And here Black has no good moves left. He is forced to play a cramped position.
7....Rb7+; 8. Kc6,
Black has run out of options.
8...Ka8 (Rb6 is no good either, because of 9. Kc7 and mating) ; 9.Qd5,
And in this position the rook has no safe square left, so the king has to play.
9....Ka7; 10. Qd8,
reaching a winning Philidor Position.
White starts directing the black king to the corner.
And by making contact this way, the rook is forced to move.
4....Ra7; 5. Qc4+,
The king has to retreat to the edge of the board, due to the loose position of the rook.
The black king closes in. There is a threat of winning the rook next move. The other threat is a mating sequence starting with Kf6.
Rf7 has prevented the mating sequence, but it allowed this check. Now White has a winning position too.
7....Kg8; 8. Qd5,
This may look familiar. Something similar happened in the other variation too.
8....Rg7; 9. Kf6+,
You'll want to chase the king into the corner if possible.
9....Kh8; 10. Qe5,
And here Black might as well surrender.
10....Kg8; 11. Qh5,
It's a Philidor position again. You should win this easily.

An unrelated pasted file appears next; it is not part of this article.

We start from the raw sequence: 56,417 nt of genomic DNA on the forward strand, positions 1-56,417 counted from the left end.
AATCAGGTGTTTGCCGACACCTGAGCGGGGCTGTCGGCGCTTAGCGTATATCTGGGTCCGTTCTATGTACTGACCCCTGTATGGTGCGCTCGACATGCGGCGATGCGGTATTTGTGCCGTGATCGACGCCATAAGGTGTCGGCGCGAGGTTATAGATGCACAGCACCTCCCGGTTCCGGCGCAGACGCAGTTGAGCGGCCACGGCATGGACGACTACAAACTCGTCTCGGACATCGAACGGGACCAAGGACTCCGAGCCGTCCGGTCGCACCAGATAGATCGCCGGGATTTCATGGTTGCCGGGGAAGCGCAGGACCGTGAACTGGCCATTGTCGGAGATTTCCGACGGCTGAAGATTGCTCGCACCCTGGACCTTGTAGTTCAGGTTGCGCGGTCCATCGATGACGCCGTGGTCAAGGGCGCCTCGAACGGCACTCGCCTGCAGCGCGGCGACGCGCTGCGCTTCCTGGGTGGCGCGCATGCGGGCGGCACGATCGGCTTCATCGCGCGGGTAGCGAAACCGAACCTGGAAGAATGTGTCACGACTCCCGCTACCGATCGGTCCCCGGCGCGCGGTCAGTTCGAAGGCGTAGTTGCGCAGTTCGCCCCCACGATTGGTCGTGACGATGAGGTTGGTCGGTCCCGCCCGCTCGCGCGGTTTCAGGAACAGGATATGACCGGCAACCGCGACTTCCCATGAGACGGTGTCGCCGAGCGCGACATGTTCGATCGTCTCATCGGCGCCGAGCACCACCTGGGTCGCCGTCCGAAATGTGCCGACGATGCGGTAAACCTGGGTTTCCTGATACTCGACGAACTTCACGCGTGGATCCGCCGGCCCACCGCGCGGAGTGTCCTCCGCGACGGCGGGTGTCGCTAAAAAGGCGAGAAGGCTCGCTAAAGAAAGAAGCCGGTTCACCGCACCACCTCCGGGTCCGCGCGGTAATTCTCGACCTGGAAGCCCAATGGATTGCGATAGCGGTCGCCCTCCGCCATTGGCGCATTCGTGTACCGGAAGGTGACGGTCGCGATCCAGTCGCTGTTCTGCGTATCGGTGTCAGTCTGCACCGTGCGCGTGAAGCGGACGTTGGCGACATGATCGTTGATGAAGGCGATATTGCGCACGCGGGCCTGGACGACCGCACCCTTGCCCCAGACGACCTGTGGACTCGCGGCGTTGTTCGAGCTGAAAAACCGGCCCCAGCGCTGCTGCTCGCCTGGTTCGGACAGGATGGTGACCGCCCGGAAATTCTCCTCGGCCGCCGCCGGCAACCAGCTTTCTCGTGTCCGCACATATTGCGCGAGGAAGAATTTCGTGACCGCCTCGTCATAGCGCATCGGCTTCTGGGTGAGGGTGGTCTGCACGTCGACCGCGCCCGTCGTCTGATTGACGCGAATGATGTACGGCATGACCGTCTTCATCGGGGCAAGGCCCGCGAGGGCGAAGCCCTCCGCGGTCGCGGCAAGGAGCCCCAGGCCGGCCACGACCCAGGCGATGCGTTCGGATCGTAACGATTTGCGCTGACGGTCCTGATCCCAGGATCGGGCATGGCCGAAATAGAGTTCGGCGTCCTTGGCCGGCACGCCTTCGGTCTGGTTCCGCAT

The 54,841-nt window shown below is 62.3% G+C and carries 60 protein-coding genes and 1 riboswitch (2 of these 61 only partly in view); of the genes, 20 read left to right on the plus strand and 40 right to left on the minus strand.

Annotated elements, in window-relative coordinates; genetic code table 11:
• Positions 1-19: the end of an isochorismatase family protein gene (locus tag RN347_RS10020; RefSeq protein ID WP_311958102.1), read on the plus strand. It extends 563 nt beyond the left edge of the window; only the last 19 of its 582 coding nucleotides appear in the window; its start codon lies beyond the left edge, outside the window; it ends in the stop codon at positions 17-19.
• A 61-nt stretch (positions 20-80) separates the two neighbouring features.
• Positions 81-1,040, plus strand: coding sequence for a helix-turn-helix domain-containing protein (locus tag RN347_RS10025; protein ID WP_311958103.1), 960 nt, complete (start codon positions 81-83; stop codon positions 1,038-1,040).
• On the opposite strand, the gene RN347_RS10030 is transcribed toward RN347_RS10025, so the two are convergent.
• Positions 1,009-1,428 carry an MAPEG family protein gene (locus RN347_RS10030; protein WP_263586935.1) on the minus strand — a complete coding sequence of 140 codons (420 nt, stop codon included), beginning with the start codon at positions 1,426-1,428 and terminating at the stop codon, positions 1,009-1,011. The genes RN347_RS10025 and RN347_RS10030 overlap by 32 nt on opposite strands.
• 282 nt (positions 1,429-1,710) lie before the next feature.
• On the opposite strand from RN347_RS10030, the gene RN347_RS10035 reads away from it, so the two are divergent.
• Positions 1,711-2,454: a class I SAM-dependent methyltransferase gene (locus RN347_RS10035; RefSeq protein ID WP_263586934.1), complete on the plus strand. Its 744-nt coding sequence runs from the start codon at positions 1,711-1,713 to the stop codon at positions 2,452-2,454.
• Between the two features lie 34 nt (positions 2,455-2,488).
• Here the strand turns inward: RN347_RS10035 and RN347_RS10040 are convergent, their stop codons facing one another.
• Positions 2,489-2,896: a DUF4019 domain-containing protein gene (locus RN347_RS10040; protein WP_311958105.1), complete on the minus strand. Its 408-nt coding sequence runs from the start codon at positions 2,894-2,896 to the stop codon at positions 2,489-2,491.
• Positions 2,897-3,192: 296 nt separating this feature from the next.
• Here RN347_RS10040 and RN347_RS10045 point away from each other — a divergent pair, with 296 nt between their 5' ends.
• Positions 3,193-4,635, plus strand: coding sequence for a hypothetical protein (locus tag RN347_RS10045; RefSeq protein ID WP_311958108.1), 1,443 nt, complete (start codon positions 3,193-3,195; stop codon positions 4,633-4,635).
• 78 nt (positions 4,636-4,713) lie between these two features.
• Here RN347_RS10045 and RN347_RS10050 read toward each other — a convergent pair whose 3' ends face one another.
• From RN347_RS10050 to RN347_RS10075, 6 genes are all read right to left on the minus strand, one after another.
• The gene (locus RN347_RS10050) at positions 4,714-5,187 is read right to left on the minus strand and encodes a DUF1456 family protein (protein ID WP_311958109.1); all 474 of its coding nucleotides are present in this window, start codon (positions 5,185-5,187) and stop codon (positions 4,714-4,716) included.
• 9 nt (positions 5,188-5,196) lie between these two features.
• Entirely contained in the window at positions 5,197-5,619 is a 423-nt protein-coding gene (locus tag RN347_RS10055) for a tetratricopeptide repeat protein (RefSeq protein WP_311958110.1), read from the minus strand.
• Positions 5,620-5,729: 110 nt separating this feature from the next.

In the previous variations, White managed to reach a Philidor Position.
This variation is a little different. Here White will win the rook.
2....Re1; 3. Qd3+,
White is going to chase the black king to an unfavourable square. At the same time White is making threats against the rook.
The black rook has no safe squares. Therefore the king has to move.
White is chasing back the king. The g-file is forbidden because of the threat Qg3+ winning the rook.
Ke7; 6. Qg4,
White covers the d1 square and threatens to win the rook after Qh4+. Thus, the black king has to move again.
The black king can't go to the g-file, due to Qg3+, winning the rook. So it has to go to the e-file, meanwhile avoiding Qh4+. The last move Qf4 is also played to give the king shelter later on.
Ke8; 8. Kd6,
Now the black king has only one move and this loses the rook immediately. Therefore the rook has to move, but it has not many options.
Rd1+; 9. Ke6,
And here White threatens mate in several ways. The only possible move is, again, a rook's move.
Re1+; 10. Kf6,
This was the position white was striving for all along. Now the Black rook has no more checks and no more safe squares. White will win the rook and the game.
The queen vs rook endgame is not easily won.
If your opponent defends well, he'll try the second-rank defence sooner or later.
However, this defence doesn't stop you from achieving the win.
You now know three practical ways to break down the defence. These include some moves that are hard to find over the board .
You also know what to do in general (give the rook no safe squares, threaten mating sequences and double attacks, chase the king into the corner).
My sincere congratulations, you can now play this ending with confidence.
There's only one more defensive method you'll want to know about, if you want to win all queen vs rook endings.
So learn how to break the queen vs rook third-rank defence now.